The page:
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Colin Ross writes:-

Concerning the conical bore LOWLAND PIPES here are some of my comments.

1. Overblowing. If the chanters are in ’A’ or 'G’ sharp or ’G’ then overblowing is not too difficult on one or two notes above the thumb hole, but the Bb chanter is too high a pitch to do it comfortably. This also depends on the reeding which should be light i.e. 15" water pressure as with the small pipes or any of the bellows blown pipes for that matter.

2. Versatility. If by this we mean being able to play in other keys or obtain half tones then the maker should look io the diameter of the finger holes. These should be of the optimum size to allow for cross-fingering, as in the recorder, that gives a true half note where required. That particularly applies to the top G which can sound natural or sharp with the present hole position if the relevant holes are small enough to allow for cross fingering and yet still large enough to give good tone. The same applies for the minor third C nat in A.

3. Noise level. If you are intent on playing with the opportunity to overblow and also cross fingering then as I have said the playing pressure would be at 15" water level which tends to produce a warm rich but relatively sweet sound. If you wish to be as loud as possible then a harder REED must be used which would forgo the previously mentioned facilities to a large extent.

4. Pitch. I have mentioned as preferably being lower than Bb and the range to be extended by overblowing. However a top B being played with the pinkie of the left hand is a useful addition. For other key work the chanter becomes a different instrument and should be called a “keyed shawm” as it is no longer a Lowland Chanter in the same way that the “Brian Boru” chanter is not a Highland chanter.

5. Future Prospects. I think that the present degree of proficiency in making a reliable instrument is not sufficient to endear it to many pipers but given that the reeding, once dimensions and hole spacings on the chanter can be properly resolved then it may stand a chance. Even if that was accomplished it is still a little too loud for playing indoors without annoying the neighbours, family or cat, to be widely taken up. However if it was to be used by dancers as an accompaniment or to be considered as a band instrument it might become more used, but it will be a very long time before it overtakes the small pipes.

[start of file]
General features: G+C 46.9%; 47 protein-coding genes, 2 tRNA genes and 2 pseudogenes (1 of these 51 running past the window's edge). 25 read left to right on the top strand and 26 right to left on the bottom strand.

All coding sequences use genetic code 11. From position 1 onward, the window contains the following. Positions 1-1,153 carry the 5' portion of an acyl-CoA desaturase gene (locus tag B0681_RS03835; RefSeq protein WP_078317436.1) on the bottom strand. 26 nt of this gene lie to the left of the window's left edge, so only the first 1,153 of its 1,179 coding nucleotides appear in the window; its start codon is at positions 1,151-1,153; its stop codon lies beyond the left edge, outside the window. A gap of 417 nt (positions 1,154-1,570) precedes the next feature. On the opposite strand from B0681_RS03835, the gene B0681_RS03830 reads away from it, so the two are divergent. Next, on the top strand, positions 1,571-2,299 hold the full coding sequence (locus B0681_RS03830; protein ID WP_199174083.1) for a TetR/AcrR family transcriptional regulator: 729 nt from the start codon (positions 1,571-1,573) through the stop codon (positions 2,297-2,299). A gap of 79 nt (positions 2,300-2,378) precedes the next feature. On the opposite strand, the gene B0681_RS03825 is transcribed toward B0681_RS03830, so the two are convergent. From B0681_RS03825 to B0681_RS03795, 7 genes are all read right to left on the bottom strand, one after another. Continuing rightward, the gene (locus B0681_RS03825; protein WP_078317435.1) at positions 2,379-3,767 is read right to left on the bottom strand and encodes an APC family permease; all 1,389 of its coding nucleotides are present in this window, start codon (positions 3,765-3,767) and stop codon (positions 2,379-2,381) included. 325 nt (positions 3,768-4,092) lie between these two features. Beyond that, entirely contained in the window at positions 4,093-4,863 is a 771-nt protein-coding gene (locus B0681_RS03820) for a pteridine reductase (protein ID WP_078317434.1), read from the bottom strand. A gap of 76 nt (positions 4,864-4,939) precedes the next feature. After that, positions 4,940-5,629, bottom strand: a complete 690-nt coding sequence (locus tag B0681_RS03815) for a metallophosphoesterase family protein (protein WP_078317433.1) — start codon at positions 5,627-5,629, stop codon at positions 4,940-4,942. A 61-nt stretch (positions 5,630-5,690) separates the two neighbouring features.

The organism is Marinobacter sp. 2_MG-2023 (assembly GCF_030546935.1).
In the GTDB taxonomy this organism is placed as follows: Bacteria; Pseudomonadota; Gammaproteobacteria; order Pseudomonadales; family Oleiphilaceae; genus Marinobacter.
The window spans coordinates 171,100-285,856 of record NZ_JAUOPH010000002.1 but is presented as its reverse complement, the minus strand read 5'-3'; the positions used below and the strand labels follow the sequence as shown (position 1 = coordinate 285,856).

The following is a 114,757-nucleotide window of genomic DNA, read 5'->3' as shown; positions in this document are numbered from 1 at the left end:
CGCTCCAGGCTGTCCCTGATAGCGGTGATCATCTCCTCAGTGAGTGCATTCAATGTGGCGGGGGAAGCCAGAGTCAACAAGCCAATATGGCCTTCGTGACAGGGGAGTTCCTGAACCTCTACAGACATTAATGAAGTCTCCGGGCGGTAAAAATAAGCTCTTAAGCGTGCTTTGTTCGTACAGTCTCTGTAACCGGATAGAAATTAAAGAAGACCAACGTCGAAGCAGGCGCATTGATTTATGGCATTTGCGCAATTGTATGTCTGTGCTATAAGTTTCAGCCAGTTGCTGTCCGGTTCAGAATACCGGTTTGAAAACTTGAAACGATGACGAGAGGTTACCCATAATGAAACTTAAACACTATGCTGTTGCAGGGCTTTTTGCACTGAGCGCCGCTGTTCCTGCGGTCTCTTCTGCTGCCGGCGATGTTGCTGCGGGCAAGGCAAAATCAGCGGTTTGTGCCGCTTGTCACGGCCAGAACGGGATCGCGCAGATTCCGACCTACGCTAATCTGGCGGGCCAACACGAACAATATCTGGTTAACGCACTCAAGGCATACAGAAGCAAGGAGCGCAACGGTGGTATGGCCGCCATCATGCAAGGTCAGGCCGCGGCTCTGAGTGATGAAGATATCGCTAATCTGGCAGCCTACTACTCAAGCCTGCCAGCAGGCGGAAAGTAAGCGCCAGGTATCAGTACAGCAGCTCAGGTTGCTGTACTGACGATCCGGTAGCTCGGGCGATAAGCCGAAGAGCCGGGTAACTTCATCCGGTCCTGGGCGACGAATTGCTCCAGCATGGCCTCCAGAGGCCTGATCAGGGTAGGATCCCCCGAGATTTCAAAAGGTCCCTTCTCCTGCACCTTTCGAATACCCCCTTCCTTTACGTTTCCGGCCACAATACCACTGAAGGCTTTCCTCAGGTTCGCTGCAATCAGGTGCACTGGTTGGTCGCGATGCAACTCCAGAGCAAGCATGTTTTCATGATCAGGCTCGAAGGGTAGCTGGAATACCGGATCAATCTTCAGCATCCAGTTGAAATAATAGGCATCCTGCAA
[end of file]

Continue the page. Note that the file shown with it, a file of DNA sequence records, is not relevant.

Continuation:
6. Making. Compared to the small pipes it is more difficult to make because of its size and mainly because of the difficulty in making the reamer for the chanter and then the actual process of reaming out the chanter. The bag and bellows are no more difficult to make than for other bellows blown pipes.

7. Materials. Despite the voices of doom concerning the unavailability of black wood etc. in the future, there is still enough around of one sort or another including our own native woods such as laburnum, box, walnut etc, to make the pipes which do not require the dense wood essential in small pipe making. The mounts and ferrules are easily available in many different materials.

8. The Drone arrangement. The traditional 2 tenor and one bass drone system for the Highland pipes may not be obligatory when it comes to the Lowland pipes. The Northumbrian half-long mistakenly had a tenor, baritone, bass arrangement (a, A) when they were revived in the 1920s, when it should have been alto, tenor, bass (e, a, A) which is commonly found on old examples of the pipes. Maybe there is room for future development there with double bass drones (as with the Irish pipes) or multiple configurations that can be switched off and on at will (as with the Northumbrian small pipes). These drones could then perhaps have regulators added, and with a fully keyed chanter (or double chanter) become at last the fully fledged Cold Wind pipes.